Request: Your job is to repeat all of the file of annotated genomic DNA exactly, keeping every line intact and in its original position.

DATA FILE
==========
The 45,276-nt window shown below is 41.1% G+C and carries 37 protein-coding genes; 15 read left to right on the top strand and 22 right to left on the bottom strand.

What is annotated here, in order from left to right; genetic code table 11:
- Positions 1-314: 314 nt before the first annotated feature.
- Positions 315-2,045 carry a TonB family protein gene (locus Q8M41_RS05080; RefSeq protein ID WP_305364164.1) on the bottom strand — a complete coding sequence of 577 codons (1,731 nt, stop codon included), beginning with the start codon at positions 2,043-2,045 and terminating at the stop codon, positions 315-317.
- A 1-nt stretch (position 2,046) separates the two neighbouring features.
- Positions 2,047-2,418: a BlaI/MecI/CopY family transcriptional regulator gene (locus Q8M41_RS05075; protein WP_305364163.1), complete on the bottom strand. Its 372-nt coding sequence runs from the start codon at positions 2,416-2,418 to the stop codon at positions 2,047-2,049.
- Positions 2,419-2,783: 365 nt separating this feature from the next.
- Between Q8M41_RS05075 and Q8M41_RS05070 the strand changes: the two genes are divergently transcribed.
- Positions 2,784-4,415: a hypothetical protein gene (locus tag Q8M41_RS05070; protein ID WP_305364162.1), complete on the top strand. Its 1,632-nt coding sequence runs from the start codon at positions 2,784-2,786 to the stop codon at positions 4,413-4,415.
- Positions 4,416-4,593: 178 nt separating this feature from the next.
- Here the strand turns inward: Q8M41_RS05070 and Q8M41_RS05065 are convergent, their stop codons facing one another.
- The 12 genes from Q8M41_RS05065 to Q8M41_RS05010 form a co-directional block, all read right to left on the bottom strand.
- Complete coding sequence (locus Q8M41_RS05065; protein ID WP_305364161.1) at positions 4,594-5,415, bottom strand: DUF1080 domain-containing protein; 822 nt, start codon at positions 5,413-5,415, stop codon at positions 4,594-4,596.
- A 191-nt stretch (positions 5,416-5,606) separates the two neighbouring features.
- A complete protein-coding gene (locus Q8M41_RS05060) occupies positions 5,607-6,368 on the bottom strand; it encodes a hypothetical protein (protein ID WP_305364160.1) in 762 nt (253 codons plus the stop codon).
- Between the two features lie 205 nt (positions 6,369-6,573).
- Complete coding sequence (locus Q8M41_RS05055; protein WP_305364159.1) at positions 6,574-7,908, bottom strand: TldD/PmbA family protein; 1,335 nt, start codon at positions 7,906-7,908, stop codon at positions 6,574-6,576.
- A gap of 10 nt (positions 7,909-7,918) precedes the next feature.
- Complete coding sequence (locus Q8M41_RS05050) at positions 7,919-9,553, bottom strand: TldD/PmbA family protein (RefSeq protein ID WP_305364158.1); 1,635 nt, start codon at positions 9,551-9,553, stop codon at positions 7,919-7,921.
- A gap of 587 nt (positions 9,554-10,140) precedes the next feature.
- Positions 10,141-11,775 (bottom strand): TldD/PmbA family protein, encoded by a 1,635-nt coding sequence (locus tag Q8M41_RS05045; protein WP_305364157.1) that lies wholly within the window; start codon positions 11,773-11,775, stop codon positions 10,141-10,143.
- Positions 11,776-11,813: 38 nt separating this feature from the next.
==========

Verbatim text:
The 45,276-nt window shown below is 41.1% G+C and carries 37 protein-coding genes; 15 read left to right on the top strand and 22 right to left on the bottom strand.

What is annotated here, in order from left to right; genetic code table 11:
- Positions 1-314: 314 nt before the first annotated feature.
- Positions 315-2,045 carry a TonB family protein gene (locus Q8M41_RS05080; RefSeq protein ID WP_305364164.1) on the bottom strand — a complete coding sequence of 577 codons (1,731 nt, stop codon included), beginning with the start codon at positions 2,043-2,045 and terminating at the stop codon, positions 315-317.
- A 1-nt stretch (position 2,046) separates the two neighbouring features.
- Positions 2,047-2,418: a BlaI/MecI/CopY family transcriptional regulator gene (locus Q8M41_RS05075; protein WP_305364163.1), complete on the bottom strand. Its 372-nt coding sequence runs from the start codon at positions 2,416-2,418 to the stop codon at positions 2,047-2,049.
- Positions 2,419-2,783: 365 nt separating this feature from the next.
- Between Q8M41_RS05075 and Q8M41_RS05070 the strand changes: the two genes are divergently transcribed.
- Positions 2,784-4,415: a hypothetical protein gene (locus tag Q8M41_RS05070; protein ID WP_305364162.1), complete on the top strand. Its 1,632-nt coding sequence runs from the start codon at positions 2,784-2,786 to the stop codon at positions 4,413-4,415.
- Positions 4,416-4,593: 178 nt separating this feature from the next.
- Here the strand turns inward: Q8M41_RS05070 and Q8M41_RS05065 are convergent, their stop codons facing one another.
- The 12 genes from Q8M41_RS05065 to Q8M41_RS05010 form a co-directional block, all read right to left on the bottom strand.
- Complete coding sequence (locus Q8M41_RS05065; protein ID WP_305364161.1) at positions 4,594-5,415, bottom strand: DUF1080 domain-containing protein; 822 nt, start codon at positions 5,413-5,415, stop codon at positions 4,594-4,596.
- A 191-nt stretch (positions 5,416-5,606) separates the two neighbouring features.
- A complete protein-coding gene (locus Q8M41_RS05060) occupies positions 5,607-6,368 on the bottom strand; it encodes a hypothetical protein (protein ID WP_305364160.1) in 762 nt (253 codons plus the stop codon).
- Between the two features lie 205 nt (positions 6,369-6,573).
- Complete coding sequence (locus Q8M41_RS05055; protein WP_305364159.1) at positions 6,574-7,908, bottom strand: TldD/PmbA family protein; 1,335 nt, start codon at positions 7,906-7,908, stop codon at positions 6,574-6,576.
- A gap of 10 nt (positions 7,909-7,918) precedes the next feature.
- Complete coding sequence (locus Q8M41_RS05050) at positions 7,919-9,553, bottom strand: TldD/PmbA family protein (RefSeq protein ID WP_305364158.1); 1,635 nt, start codon at positions 9,551-9,553, stop codon at positions 7,919-7,921.
- A gap of 587 nt (positions 9,554-10,140) precedes the next feature.
- Positions 10,141-11,775 (bottom strand): TldD/PmbA family protein, encoded by a 1,635-nt coding sequence (locus tag Q8M41_RS05045; protein WP_305364157.1) that lies wholly within the window; start codon positions 11,773-11,775, stop codon positions 10,141-10,143.
- Positions 11,776-11,813: 38 nt separating this feature from the next.